Tidbits from Then and Now
Rutland Herald July 2, 1943
Submitted by Mickey Kelly and Fred Remington
Fire Wipes Out Turkeys
Between 1500 and 1800 Perish in North Clarendon Fire of Unknown Origin
Between 1500 and 1800 young turkeys perished in a fire of undetermined origin on the E. N. Howley farm on the so called "lower' road in North Clarendon early yesterday morning.
The birds, owned by E. C. Young Sr. of Terrill street, were being raised for market purposes, and Young placed their value at approximately $2 each. He explained that although he has been raising turkeys for the past six years, he entered the business on a larger scale than ever before, purchasing the day-old birds from his brother Hugh Young of Castleton.
The building on the Howley farm, where Young kept the turkeys, was a modern building, 20 to 80 feet. Persons connected with the farm said that coal-burning brooder stoves were used to keep the birds warm.
Young said that all was well in the building when he left there at 9 o’clock last night. Phil Pentowski, Howley farm employee, said he made a last check-up later before retiring. It was he who discovered the fire after 2 o’clock yesterday morning, and awakened Howley. The two men removed the boards from a side of the building but found that all the birds were dead by that time.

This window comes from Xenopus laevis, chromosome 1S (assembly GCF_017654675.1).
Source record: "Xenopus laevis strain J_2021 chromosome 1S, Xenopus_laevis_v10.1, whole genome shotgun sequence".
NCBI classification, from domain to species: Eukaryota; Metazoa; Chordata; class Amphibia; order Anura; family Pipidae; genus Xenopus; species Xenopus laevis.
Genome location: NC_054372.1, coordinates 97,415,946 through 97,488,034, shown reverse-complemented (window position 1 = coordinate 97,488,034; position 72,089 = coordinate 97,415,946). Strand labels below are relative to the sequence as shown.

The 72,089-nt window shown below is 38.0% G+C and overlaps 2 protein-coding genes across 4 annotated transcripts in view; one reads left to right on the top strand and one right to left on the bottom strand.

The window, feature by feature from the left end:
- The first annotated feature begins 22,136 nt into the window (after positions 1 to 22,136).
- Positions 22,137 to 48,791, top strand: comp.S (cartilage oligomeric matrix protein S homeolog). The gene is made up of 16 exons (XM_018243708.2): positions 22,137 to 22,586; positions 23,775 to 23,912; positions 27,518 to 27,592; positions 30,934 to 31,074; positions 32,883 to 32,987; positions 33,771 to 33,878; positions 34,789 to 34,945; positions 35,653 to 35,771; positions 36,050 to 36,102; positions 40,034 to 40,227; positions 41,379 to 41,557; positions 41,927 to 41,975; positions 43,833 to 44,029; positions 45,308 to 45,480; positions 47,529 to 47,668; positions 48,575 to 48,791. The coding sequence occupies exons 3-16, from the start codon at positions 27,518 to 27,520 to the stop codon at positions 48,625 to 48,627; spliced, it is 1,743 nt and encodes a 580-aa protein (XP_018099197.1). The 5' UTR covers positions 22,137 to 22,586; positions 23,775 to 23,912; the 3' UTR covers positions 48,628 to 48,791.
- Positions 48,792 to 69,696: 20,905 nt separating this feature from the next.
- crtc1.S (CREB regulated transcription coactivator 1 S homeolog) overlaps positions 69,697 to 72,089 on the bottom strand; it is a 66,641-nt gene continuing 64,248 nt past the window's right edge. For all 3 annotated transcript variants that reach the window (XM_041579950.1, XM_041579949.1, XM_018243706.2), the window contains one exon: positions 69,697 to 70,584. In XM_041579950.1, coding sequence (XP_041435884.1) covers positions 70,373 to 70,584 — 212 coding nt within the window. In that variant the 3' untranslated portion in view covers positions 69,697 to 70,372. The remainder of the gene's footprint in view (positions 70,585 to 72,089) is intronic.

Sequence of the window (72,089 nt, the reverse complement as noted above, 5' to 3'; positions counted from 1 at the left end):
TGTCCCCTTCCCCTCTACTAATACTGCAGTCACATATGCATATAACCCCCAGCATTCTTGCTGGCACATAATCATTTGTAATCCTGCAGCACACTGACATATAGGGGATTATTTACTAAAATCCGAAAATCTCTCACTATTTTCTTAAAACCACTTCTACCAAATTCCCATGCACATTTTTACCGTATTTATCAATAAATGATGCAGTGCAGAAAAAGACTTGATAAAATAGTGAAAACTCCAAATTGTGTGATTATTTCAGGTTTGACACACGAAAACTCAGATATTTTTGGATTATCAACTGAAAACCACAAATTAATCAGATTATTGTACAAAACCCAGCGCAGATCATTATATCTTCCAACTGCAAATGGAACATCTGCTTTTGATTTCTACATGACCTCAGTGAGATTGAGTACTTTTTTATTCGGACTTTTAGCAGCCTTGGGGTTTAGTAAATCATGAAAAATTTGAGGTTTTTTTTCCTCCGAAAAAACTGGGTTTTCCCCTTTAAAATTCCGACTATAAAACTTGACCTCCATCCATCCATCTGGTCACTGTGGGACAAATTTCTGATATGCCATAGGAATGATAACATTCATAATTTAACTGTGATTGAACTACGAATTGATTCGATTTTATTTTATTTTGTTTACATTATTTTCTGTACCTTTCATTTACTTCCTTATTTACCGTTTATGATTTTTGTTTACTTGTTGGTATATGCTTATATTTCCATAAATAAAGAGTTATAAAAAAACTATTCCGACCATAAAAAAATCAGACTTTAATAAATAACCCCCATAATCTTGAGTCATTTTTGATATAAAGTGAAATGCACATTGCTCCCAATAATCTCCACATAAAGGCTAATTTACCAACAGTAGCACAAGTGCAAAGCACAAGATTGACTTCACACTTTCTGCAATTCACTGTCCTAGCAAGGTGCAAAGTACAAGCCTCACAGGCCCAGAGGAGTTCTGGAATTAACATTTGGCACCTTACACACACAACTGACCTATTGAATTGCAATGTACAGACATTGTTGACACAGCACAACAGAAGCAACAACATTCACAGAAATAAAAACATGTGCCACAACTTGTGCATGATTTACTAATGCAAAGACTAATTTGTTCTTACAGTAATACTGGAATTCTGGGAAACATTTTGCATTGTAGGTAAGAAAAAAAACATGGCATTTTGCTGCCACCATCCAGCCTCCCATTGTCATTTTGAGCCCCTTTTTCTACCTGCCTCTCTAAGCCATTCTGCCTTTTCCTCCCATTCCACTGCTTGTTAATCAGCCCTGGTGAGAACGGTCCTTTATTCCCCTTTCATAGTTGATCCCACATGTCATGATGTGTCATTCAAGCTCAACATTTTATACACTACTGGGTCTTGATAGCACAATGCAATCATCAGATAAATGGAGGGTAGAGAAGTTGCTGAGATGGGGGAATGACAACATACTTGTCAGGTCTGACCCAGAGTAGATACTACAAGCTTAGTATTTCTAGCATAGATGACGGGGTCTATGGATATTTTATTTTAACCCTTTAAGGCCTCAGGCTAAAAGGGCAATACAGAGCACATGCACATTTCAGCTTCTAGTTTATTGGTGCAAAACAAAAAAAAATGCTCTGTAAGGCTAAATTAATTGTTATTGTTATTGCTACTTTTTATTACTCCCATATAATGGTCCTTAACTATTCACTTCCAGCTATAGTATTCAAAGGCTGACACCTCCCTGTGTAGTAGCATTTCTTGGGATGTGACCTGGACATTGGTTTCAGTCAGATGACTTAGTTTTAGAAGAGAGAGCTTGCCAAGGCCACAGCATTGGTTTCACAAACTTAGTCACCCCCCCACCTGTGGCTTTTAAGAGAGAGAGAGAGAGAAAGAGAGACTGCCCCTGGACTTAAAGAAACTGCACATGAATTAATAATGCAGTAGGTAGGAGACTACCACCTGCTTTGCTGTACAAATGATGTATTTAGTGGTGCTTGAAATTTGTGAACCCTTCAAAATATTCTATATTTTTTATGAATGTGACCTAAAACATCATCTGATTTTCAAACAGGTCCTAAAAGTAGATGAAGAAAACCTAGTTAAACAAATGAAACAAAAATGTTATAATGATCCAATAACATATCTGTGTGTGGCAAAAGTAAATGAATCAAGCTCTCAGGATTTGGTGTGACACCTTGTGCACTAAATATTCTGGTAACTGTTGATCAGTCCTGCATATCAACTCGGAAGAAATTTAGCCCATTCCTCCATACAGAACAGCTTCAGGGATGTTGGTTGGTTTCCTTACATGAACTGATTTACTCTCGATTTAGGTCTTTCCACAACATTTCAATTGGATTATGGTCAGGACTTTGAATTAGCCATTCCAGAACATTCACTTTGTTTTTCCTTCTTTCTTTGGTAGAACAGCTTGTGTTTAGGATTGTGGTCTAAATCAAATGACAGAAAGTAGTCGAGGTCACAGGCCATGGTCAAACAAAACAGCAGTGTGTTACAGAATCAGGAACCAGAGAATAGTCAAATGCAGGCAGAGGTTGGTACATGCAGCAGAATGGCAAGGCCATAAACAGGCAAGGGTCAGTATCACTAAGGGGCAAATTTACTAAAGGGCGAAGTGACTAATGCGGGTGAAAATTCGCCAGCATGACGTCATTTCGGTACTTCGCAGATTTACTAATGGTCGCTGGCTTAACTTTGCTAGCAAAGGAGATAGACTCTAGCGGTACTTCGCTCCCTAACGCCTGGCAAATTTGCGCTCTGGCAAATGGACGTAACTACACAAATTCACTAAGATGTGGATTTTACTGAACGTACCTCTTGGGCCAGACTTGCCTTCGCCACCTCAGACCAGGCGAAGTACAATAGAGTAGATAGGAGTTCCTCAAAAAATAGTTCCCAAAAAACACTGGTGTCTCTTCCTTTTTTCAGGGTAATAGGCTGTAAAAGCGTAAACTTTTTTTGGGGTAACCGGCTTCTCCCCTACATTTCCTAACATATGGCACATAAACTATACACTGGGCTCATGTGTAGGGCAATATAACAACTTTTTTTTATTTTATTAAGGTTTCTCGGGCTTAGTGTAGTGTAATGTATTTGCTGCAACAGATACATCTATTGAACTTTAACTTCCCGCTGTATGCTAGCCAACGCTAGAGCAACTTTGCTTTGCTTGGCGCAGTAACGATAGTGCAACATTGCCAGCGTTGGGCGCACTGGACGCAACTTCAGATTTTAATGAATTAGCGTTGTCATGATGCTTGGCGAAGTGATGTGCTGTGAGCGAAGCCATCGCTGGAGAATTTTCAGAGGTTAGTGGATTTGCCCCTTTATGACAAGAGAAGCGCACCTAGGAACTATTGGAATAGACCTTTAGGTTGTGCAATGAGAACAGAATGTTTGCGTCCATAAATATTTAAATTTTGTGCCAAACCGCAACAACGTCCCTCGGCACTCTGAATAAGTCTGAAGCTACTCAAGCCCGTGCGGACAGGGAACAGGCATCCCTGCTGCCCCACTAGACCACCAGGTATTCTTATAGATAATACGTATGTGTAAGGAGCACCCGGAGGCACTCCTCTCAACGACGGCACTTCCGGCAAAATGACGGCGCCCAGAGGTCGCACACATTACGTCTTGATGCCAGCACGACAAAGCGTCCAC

Young said that he will not attempt to resume turkey-raising operations this year, as the birds are hatched early in the spring. His loss was partly covered by insurance.
Howley estimated the loss to the building at approximately $1000.
An investigation is said to be underway by authorities to determine whether any of the birds had been stolen from the building before the time of the fire.
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